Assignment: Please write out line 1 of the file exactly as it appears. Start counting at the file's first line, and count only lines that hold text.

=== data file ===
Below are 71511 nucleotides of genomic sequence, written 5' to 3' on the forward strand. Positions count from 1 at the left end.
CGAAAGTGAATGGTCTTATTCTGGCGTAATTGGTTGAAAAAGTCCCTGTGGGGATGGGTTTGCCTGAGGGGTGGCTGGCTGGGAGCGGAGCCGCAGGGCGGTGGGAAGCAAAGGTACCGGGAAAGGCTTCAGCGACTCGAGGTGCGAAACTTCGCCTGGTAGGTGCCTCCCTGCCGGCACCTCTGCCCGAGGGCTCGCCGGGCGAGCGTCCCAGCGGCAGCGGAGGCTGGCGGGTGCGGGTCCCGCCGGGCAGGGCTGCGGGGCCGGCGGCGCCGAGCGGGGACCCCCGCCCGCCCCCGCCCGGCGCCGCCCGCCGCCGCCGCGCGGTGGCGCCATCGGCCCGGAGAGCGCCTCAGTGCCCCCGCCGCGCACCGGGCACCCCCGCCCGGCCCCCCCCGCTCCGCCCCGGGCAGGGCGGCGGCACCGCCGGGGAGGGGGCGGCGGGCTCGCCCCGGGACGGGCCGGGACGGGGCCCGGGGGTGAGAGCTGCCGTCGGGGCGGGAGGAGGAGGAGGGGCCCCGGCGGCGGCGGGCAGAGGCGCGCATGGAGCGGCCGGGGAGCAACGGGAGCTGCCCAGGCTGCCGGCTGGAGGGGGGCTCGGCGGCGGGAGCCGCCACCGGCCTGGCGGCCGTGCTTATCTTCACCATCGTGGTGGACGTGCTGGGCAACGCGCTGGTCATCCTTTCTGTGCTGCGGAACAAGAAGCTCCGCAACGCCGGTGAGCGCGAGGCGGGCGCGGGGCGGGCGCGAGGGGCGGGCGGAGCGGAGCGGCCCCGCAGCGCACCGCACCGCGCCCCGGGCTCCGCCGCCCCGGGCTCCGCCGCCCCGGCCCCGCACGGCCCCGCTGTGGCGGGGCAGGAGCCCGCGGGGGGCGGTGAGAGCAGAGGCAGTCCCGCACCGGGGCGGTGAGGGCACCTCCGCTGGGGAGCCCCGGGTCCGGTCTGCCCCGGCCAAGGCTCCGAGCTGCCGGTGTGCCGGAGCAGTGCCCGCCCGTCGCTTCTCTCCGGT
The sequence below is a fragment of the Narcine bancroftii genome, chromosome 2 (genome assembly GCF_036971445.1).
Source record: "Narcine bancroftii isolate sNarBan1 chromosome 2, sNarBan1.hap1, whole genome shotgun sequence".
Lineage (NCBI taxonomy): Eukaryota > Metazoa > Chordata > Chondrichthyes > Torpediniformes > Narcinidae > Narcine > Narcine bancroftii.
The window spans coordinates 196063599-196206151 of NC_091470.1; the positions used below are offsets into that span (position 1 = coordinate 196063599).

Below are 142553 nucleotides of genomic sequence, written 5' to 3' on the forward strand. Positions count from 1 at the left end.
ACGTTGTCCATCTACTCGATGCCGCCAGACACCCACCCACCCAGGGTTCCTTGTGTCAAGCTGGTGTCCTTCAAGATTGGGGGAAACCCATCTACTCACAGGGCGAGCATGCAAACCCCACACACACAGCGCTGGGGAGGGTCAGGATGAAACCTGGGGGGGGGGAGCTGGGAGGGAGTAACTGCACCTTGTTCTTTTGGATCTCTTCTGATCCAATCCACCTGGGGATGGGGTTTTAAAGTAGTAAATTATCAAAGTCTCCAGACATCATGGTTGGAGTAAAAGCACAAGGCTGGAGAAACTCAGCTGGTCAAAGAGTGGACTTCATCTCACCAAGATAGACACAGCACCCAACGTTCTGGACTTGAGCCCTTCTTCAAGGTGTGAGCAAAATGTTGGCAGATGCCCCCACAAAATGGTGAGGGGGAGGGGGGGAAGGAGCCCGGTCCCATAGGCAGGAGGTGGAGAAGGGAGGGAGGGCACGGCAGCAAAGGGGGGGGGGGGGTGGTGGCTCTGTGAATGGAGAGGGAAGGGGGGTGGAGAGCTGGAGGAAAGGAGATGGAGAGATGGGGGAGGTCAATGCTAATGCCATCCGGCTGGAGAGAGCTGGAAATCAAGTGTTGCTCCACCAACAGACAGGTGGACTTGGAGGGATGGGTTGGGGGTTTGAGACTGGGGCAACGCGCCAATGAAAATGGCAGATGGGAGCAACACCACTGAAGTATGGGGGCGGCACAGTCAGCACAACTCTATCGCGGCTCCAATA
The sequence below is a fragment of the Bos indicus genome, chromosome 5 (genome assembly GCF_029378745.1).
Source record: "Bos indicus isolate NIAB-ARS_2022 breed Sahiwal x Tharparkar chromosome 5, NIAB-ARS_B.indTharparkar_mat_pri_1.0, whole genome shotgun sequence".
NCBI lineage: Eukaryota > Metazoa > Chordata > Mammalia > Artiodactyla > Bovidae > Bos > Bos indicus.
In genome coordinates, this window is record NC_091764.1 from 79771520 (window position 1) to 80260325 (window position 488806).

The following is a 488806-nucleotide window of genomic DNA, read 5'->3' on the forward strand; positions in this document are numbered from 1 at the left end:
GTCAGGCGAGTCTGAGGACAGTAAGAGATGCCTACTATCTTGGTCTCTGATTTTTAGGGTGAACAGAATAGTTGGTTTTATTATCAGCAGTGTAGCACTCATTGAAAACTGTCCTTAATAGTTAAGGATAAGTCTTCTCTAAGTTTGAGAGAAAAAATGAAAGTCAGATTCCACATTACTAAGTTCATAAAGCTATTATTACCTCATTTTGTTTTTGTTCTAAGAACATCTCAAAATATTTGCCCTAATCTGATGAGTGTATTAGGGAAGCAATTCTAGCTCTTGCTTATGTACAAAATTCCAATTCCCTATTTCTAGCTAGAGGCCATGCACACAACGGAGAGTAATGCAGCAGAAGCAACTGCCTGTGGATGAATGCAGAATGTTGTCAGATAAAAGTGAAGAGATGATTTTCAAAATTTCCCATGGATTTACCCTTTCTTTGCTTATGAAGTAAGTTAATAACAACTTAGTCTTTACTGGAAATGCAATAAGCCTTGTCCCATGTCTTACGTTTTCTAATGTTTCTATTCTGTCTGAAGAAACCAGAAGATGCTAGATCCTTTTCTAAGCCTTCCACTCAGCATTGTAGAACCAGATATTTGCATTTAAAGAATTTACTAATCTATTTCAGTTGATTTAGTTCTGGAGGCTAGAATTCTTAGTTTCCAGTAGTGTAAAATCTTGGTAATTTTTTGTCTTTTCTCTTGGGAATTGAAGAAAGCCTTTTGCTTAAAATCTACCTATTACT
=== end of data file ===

Below are 71511 nucleotides of genomic sequence, written 5' to 3' on the forward strand. Positions count from 1 at the left end.